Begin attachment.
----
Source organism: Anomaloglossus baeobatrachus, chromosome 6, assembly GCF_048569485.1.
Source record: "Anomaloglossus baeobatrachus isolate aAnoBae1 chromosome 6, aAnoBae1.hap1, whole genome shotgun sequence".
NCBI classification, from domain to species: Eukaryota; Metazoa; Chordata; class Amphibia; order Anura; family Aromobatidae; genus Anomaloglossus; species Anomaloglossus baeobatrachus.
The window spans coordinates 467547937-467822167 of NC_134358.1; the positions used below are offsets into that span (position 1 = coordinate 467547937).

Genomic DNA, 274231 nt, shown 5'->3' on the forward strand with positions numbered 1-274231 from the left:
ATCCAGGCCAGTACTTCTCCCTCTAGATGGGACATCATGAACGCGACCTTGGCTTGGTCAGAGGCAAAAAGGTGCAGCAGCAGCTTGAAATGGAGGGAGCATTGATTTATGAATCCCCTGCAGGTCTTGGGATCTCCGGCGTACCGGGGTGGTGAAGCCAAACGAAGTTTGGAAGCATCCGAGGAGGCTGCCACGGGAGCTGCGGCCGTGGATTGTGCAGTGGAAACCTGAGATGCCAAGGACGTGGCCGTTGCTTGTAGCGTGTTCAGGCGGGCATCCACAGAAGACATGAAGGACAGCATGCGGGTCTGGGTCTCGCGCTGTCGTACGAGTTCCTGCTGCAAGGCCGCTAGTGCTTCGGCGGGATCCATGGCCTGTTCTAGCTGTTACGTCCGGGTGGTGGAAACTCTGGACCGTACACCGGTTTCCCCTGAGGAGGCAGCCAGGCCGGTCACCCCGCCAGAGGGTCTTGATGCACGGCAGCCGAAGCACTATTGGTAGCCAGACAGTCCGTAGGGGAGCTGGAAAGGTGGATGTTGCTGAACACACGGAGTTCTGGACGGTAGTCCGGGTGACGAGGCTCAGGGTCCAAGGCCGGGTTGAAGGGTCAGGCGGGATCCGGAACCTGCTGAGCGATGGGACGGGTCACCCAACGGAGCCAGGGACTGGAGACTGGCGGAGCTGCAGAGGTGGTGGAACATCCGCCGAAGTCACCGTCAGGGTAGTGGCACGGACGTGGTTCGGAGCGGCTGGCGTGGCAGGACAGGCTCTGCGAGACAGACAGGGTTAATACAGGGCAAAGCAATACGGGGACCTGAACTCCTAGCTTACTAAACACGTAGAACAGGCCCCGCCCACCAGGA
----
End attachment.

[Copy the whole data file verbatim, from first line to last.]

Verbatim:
Source organism: Anomaloglossus baeobatrachus, chromosome 6, assembly GCF_048569485.1.
Source record: "Anomaloglossus baeobatrachus isolate aAnoBae1 chromosome 6, aAnoBae1.hap1, whole genome shotgun sequence".
NCBI classification, from domain to species: Eukaryota; Metazoa; Chordata; class Amphibia; order Anura; family Aromobatidae; genus Anomaloglossus; species Anomaloglossus baeobatrachus.
The window spans coordinates 467547937-467822167 of NC_134358.1; the positions used below are offsets into that span (position 1 = coordinate 467547937).

Genomic DNA, 274231 nt, shown 5'->3' on the forward strand with positions numbered 1-274231 from the left:
ATCCAGGCCAGTACTTCTCCCTCTAGATGGGACATCATGAACGCGACCTTGGCTTGGTCAGAGGCAAAAAGGTGCAGCAGCAGCTTGAAATGGAGGGAGCATTGATTTATGAATCCCCTGCAGGTCTTGGGATCTCCGGCGTACCGGGGTGGTGAAGCCAAACGAAGTTTGGAAGCATCCGAGGAGGCTGCCACGGGAGCTGCGGCCGTGGATTGTGCAGTGGAAACCTGAGATGCCAAGGACGTGGCCGTTGCTTGTAGCGTGTTCAGGCGGGCATCCACAGAAGACATGAAGGACAGCATGCGGGTCTGGGTCTCGCGCTGTCGTACGAGTTCCTGCTGCAAGGCCGCTAGTGCTTCGGCGGGATCCATGGCCTGTTCTAGCTGTTACGTCCGGGTGGTGGAAACTCTGGACCGTACACCGGTTTCCCCTGAGGAGGCAGCCAGGCCGGTCACCCCGCCAGAGGGTCTTGATGCACGGCAGCCGAAGCACTATTGGTAGCCAGACAGTCCGTAGGGGAGCTGGAAAGGTGGATGTTGCTGAACACACGGAGTTCTGGACGGTAGTCCGGGTGACGAGGCTCAGGGTCCAAGGCCGGGTTGAAGGGTCAGGCGGGATCCGGAACCTGCTGAGCGATGGGACGGGTCACCCAACGGAGCCAGGGACTGGAGACTGGCGGAGCTGCAGAGGTGGTGGAACATCCGCCGAAGTCACCGTCAGGGTAGTGGCACGGACGTGGTTCGGAGCGGCTGGCGTGGCAGGACAGGCTCTGCGAGACAGACAGGGTTAATACAGGGCAAAGCAATACGGGGACCTGAACTCCTAGCTTACTAAACACGTAGAACAGGCCCCGCCCACCAGGA